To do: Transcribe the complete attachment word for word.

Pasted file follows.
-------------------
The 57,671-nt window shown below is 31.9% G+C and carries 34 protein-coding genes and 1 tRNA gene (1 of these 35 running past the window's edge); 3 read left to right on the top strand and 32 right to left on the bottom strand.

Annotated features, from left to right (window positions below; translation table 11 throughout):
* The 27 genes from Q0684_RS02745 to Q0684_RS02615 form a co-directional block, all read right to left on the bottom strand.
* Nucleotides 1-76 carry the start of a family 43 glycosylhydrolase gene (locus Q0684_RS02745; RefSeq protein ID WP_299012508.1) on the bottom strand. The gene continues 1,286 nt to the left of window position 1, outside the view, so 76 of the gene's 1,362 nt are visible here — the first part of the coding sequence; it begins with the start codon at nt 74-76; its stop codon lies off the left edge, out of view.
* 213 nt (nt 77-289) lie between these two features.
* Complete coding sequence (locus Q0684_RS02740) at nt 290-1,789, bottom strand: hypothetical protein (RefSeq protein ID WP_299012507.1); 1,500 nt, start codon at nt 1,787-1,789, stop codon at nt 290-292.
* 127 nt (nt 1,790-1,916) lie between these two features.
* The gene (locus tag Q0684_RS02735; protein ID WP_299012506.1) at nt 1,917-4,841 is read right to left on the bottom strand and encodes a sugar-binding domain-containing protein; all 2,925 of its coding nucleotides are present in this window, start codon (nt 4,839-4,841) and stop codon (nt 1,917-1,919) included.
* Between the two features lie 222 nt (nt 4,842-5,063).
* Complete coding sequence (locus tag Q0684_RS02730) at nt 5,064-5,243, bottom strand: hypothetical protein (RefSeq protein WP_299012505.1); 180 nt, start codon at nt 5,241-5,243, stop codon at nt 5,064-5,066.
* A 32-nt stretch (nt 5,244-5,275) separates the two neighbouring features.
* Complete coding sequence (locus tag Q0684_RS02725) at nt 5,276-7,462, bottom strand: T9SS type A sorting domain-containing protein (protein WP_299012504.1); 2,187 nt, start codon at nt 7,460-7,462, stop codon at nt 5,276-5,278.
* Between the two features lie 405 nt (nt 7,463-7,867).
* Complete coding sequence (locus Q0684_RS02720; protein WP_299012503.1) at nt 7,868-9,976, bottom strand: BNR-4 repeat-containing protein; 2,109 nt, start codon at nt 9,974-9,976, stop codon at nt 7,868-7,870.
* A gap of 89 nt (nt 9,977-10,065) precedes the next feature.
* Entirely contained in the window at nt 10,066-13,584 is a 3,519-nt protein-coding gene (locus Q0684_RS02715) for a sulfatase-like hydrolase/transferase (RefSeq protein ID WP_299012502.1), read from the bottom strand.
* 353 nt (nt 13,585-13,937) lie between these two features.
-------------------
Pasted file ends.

The 57,671-nt window shown below is 31.9% G+C and carries 34 protein-coding genes and 1 tRNA gene (1 of these 35 running past the window's edge); 3 read left to right on the top strand and 32 right to left on the bottom strand.

Annotated features, from left to right (window positions below; translation table 11 throughout):
* The 27 genes from Q0684_RS02745 to Q0684_RS02615 form a co-directional block, all read right to left on the bottom strand.
* Nucleotides 1-76 carry the start of a family 43 glycosylhydrolase gene (locus Q0684_RS02745; RefSeq protein ID WP_299012508.1) on the bottom strand. The gene continues 1,286 nt to the left of window position 1, outside the view, so 76 of the gene's 1,362 nt are visible here — the first part of the coding sequence; it begins with the start codon at nt 74-76; its stop codon lies off the left edge, out of view.
* 213 nt (nt 77-289) lie between these two features.
* Complete coding sequence (locus Q0684_RS02740) at nt 290-1,789, bottom strand: hypothetical protein (RefSeq protein ID WP_299012507.1); 1,500 nt, start codon at nt 1,787-1,789, stop codon at nt 290-292.
* 127 nt (nt 1,790-1,916) lie between these two features.
* The gene (locus tag Q0684_RS02735; protein ID WP_299012506.1) at nt 1,917-4,841 is read right to left on the bottom strand and encodes a sugar-binding domain-containing protein; all 2,925 of its coding nucleotides are present in this window, start codon (nt 4,839-4,841) and stop codon (nt 1,917-1,919) included.
* Between the two features lie 222 nt (nt 4,842-5,063).
* Complete coding sequence (locus tag Q0684_RS02730) at nt 5,064-5,243, bottom strand: hypothetical protein (RefSeq protein WP_299012505.1); 180 nt, start codon at nt 5,241-5,243, stop codon at nt 5,064-5,066.
* A 32-nt stretch (nt 5,244-5,275) separates the two neighbouring features.
* Complete coding sequence (locus tag Q0684_RS02725) at nt 5,276-7,462, bottom strand: T9SS type A sorting domain-containing protein (protein WP_299012504.1); 2,187 nt, start codon at nt 7,460-7,462, stop codon at nt 5,276-5,278.
* Between the two features lie 405 nt (nt 7,463-7,867).
* Complete coding sequence (locus Q0684_RS02720; protein WP_299012503.1) at nt 7,868-9,976, bottom strand: BNR-4 repeat-containing protein; 2,109 nt, start codon at nt 9,974-9,976, stop codon at nt 7,868-7,870.
* A gap of 89 nt (nt 9,977-10,065) precedes the next feature.
* Entirely contained in the window at nt 10,066-13,584 is a 3,519-nt protein-coding gene (locus Q0684_RS02715) for a sulfatase-like hydrolase/transferase (RefSeq protein ID WP_299012502.1), read from the bottom strand.
* 353 nt (nt 13,585-13,937) lie between these two features.